A Noah’s Ark For The World’s Food
Noah saved the world’s animals from great floods, it is said, on his giant Ark. But what to do about food after the floods? Noah’s contribution was fine if you really like meat, but how about crops? The Svalbard Global Seed Vault in Norway houses millions of seeds which could be used to restart crops should a new great flood or any other disaster take hold of the earth.
It is a broader and more concentrated, centralized version of other gene banks, which exist across the globe. Gene banks intend to protect vital genetic material from plants and animals. Svalbard does it bigger and better.
One of Svalbard’s functions is to provide backup samples, or ‘copies’ of seeds and other genetic material held elsewhere in the world. Localized disasters, wars, or mismanagement can lead to other areas being deprived of their samples, and Svalbard can replace them. Ultimately, though, it would be the main center for relief in the event of a global catastrophe, because of its scale, location and level of protection.
The vault was created out of solid, icy rock, 600 miles from the North Pole. It could keep seeds frozen for 200 years, even if the resources usually needed to do so failed due to disaster, be it climate change or nuclear war, because the permafrost would keep temperatures at around -4 Celsius. With the technology fully functioning, barley can survive 2,000 years, wheat 1,700 and sorghum almost 20,000 years, according to Reuters, who also say that “African and Asian staples such as rice, maize, wheat, cowpea and sorghum to European and South American varieties of eggplant, lettuce, barley and potato” are all kept at the facility.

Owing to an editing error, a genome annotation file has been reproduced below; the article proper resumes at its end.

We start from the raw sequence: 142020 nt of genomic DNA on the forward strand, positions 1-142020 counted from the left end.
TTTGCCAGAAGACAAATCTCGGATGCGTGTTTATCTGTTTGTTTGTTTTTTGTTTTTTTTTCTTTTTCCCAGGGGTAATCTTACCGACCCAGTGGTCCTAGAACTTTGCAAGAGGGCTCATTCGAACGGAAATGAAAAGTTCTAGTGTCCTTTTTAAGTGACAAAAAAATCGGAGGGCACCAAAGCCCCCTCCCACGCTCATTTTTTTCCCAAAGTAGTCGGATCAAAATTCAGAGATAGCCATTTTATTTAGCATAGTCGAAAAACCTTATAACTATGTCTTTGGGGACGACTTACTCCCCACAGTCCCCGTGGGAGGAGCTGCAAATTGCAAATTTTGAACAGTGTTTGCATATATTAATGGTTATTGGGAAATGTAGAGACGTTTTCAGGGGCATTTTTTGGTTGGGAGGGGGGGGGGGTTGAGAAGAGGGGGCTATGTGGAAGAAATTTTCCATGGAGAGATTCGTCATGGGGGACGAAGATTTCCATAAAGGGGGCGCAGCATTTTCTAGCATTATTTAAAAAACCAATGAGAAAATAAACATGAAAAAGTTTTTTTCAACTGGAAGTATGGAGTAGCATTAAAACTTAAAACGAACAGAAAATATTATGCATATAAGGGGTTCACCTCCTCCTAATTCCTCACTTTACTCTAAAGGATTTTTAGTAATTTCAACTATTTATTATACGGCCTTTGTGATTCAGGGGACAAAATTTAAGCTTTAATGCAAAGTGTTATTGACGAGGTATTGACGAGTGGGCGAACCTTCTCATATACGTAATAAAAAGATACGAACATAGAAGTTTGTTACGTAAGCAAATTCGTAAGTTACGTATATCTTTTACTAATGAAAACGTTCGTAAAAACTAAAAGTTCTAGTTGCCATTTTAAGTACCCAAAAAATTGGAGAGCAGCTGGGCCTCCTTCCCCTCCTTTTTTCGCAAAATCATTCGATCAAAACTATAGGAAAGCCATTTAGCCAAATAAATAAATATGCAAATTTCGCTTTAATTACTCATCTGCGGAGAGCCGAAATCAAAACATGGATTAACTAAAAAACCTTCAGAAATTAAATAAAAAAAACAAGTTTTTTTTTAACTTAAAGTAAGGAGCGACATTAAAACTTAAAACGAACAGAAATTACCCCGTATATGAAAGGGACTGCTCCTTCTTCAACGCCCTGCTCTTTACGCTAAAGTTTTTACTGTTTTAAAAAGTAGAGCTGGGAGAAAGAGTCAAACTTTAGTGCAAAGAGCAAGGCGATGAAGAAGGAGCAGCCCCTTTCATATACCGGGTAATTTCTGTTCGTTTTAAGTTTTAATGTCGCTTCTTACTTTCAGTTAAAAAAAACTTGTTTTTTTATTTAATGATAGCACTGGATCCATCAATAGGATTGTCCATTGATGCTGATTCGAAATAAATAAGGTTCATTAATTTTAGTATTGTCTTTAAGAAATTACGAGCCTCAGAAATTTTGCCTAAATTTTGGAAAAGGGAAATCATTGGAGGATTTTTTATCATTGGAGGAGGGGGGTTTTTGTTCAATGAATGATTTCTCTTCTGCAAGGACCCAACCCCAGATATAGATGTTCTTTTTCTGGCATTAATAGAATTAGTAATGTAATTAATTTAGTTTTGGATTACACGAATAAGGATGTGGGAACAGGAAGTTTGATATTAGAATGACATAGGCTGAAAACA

There are three vault rooms, which are reached via a 100-meter long steel tube tunneled into the rock. Only the entrance is visible from outside, and that is made from steel, too, and, incidentally, looks like the Jawas’ sandcrawlers in Star Wars. The environment is entirely different to that of the Sand People on Tatooine though, and the icy surroundings look very bleak. The location was chosen as it stands the most chance of surviving disasters such as rising sea levels.
The vaults can hold up to two billion seeds. It would be enough to help much of the world’s population to restart crop production in the event of a crisis, and, as such, is part of a global cooperation project. Specific gratitude should go, though, to the Bill and Melinda Gates Foundation, which contributed greatly, and to the Norwegian government who built the facility with their own money. The vaults work like those at a private bank, whereby the Norwegian government owns the facility as a bank would, but different seed owners are in charge of their own seed deposits and deposit boxes.
The Global Crop Diversity Trust is funding the operations of the vault, and their Cary Fowler told Reuters: “…we are going to put an end to extinction with this vault because we are going to have a safety backup, a Plan B.”
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